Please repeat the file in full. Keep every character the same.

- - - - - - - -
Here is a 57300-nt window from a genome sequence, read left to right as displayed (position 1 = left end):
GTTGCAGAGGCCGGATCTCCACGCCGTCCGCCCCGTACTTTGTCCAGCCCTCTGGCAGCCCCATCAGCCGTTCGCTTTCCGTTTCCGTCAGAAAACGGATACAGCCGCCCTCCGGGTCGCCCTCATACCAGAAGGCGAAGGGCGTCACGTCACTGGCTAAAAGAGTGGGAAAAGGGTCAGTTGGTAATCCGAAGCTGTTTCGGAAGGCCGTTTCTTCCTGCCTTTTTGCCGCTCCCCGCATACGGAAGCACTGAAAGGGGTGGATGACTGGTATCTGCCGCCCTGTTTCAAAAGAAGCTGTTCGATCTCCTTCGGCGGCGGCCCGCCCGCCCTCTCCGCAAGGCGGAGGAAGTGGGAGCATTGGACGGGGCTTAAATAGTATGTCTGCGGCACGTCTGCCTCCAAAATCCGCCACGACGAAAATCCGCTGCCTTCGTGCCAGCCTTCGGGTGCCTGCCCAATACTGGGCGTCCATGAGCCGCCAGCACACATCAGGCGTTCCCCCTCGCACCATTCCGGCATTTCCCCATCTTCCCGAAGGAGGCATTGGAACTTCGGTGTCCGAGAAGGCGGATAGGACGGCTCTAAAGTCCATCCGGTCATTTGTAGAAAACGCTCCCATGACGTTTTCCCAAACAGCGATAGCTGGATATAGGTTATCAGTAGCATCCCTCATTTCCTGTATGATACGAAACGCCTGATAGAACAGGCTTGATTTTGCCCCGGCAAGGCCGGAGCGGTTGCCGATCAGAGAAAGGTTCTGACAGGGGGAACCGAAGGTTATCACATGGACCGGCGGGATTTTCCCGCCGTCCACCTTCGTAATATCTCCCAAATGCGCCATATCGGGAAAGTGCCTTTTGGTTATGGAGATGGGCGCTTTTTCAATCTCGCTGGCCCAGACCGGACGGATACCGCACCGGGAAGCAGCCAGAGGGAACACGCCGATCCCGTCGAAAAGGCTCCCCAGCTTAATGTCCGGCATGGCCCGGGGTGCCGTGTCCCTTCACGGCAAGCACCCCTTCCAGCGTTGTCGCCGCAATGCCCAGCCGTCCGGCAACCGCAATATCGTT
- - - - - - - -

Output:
Here is a 57300-nt window from a genome sequence, read left to right as displayed (position 1 = left end):
GTTGCAGAGGCCGGATCTCCACGCCGTCCGCCCCGTACTTTGTCCAGCCCTCTGGCAGCCCCATCAGCCGTTCGCTTTCCGTTTCCGTCAGAAAACGGATACAGCCGCCCTCCGGGTCGCCCTCATACCAGAAGGCGAAGGGCGTCACGTCACTGGCTAAAAGAGTGGGAAAAGGGTCAGTTGGTAATCCGAAGCTGTTTCGGAAGGCCGTTTCTTCCTGCCTTTTTGCCGCTCCCCGCATACGGAAGCACTGAAAGGGGTGGATGACTGGTATCTGCCGCCCTGTTTCAAAAGAAGCTGTTCGATCTCCTTCGGCGGCGGCCCGCCCGCCCTCTCCGCAAGGCGGAGGAAGTGGGAGCATTGGACGGGGCTTAAATAGTATGTCTGCGGCACGTCTGCCTCCAAAATCCGCCACGACGAAAATCCGCTGCCTTCGTGCCAGCCTTCGGGTGCCTGCCCAATACTGGGCGTCCATGAGCCGCCAGCACACATCAGGCGTTCCCCCTCGCACCATTCCGGCATTTCCCCATCTTCCCGAAGGAGGCATTGGAACTTCGGTGTCCGAGAAGGCGGATAGGACGGCTCTAAAGTCCATCCGGTCATTTGTAGAAAACGCTCCCATGACGTTTTCCCAAACAGCGATAGCTGGATATAGGTTATCAGTAGCATCCCTCATTTCCTGTATGATACGAAACGCCTGATAGAACAGGCTTGATTTTGCCCCGGCAAGGCCGGAGCGGTTGCCGATCAGAGAAAGGTTCTGACAGGGGGAACCGAAGGTTATCACATGGACCGGCGGGATTTTCCCGCCGTCCACCTTCGTAATATCTCCCAAATGCGCCATATCGGGAAAGTGCCTTTTGGTTATGGAGATGGGCGCTTTTTCAATCTCGCTGGCCCAGACCGGACGGATACCGCACCGGGAAGCAGCCAGAGGGAACACGCCGATCCCGTCGAAAAGGCTCCCCAGCTTAATGTCCGGCATGGCCCGGGGTGCCGTGTCCCTTCACGGCAAGCACCCCTTCCAGCGTTGTCGCCGCAATGCCCAGCCGTCCGGCAACCGCAATATCGTT